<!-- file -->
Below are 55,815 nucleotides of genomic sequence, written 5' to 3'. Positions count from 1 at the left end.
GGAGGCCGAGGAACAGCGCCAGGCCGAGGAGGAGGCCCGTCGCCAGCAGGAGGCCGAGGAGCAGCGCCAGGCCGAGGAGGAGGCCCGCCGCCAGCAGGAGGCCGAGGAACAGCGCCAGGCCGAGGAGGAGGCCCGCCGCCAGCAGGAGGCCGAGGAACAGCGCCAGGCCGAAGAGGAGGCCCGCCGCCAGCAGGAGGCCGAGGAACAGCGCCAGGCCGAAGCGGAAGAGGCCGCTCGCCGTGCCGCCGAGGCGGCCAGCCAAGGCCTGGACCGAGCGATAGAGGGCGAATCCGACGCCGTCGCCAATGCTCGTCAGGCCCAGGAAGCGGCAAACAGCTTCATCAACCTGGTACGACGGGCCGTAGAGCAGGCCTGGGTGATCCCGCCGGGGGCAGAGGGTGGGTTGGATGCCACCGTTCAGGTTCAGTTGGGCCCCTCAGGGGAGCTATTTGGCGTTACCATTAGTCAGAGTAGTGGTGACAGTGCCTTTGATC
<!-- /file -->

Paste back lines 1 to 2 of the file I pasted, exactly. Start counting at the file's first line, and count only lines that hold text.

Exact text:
Below are 55,815 nucleotides of genomic sequence, written 5' to 3'. Positions count from 1 at the left end.
GGAGGCCGAGGAACAGCGCCAGGCCGAGGAGGAGGCCCGTCGCCAGCAGGAGGCCGAGGAGCAGCGCCAGGCCGAGGAGGAGGCCCGCCGCCAGCAGGAGGCCGAGGAACAGCGCCAGGCCGAGGAGGAGGCCCGCCGCCAGCAGGAGGCCGAGGAACAGCGCCAGGCCGAAGAGGAGGCCCGCCGCCAGCAGGAGGCCGAGGAACAGCGCCAGGCCGAAGCGGAAGAGGCCGCTCGCCGTGCCGCCGAGGCGGCCAGCCAAGGCCTGGACCGAGCGATAGAGGGCGAATCCGACGCCGTCGCCAATGCTCGTCAGGCCCAGGAAGCGGCAAACAGCTTCATCAACCTGGTACGACGGGCCGTAGAGCAGGCCTGGGTGATCCCGCCGGGGGCAGAGGGTGGGTTGGATGCCACCGTTCAGGTTCAGTTGGGCCCCTCAGGGGAGCTATTTGGCGTTACCATTAGTCAGAGTAGTGGTGACAGTGCCTTTGATC